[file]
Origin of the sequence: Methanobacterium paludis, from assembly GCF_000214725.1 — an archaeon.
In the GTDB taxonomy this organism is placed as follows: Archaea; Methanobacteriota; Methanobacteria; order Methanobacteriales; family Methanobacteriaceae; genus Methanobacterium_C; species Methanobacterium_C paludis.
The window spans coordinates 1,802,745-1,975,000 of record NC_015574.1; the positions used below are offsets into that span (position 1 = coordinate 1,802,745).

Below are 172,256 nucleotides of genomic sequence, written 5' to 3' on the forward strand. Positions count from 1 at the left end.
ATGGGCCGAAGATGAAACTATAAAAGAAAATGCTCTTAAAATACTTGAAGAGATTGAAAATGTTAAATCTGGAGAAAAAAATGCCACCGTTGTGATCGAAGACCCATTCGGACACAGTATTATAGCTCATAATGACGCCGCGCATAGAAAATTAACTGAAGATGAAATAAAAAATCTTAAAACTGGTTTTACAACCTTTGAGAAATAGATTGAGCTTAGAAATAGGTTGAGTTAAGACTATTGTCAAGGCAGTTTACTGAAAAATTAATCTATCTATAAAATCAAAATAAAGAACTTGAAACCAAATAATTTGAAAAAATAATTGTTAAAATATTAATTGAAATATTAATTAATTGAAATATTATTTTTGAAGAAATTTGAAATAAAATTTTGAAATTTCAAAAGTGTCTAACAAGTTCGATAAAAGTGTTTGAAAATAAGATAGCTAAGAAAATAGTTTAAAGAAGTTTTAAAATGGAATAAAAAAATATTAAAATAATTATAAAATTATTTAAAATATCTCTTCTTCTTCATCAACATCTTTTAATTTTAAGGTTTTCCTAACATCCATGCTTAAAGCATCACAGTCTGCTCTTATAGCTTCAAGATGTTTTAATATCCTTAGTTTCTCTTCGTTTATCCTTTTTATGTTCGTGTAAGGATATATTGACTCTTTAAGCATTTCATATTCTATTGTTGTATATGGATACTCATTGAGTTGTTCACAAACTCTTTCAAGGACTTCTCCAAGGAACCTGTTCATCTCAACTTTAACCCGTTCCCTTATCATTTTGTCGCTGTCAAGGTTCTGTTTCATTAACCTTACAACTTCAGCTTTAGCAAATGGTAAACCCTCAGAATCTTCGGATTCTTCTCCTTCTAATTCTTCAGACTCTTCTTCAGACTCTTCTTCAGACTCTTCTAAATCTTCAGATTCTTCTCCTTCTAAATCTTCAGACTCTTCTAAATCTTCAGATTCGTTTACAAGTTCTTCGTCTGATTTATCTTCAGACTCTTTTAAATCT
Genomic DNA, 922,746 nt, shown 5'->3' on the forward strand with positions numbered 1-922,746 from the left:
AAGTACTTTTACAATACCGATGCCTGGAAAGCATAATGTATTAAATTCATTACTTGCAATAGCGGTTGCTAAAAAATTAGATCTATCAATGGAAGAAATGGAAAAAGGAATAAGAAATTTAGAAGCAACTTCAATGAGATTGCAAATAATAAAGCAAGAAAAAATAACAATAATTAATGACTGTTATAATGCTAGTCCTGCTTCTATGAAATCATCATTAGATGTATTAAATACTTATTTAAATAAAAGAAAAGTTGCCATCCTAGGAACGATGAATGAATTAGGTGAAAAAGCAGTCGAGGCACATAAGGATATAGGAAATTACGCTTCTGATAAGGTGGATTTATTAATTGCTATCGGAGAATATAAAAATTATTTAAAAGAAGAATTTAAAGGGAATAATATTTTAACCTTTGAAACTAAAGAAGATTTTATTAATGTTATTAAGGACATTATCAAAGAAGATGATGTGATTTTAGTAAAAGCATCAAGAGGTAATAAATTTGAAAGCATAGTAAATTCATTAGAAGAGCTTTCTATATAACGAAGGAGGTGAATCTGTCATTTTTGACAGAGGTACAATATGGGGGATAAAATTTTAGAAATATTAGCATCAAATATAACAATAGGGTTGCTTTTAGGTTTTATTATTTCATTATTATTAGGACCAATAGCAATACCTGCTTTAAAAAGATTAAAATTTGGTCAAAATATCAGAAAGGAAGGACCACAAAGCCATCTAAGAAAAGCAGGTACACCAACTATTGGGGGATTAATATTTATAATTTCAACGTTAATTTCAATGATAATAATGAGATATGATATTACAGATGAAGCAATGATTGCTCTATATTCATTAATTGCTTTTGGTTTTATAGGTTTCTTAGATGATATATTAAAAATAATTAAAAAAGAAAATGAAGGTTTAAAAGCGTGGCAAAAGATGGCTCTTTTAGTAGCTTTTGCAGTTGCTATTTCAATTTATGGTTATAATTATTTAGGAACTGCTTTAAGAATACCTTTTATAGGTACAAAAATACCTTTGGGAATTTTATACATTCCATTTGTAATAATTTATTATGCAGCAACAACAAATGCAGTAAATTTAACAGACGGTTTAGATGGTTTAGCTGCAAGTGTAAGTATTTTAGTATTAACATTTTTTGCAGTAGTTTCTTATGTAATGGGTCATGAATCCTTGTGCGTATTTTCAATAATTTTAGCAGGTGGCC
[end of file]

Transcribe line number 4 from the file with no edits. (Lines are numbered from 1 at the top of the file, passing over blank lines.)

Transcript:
Below are 172,256 nucleotides of genomic sequence, written 5' to 3' on the forward strand. Positions count from 1 at the left end.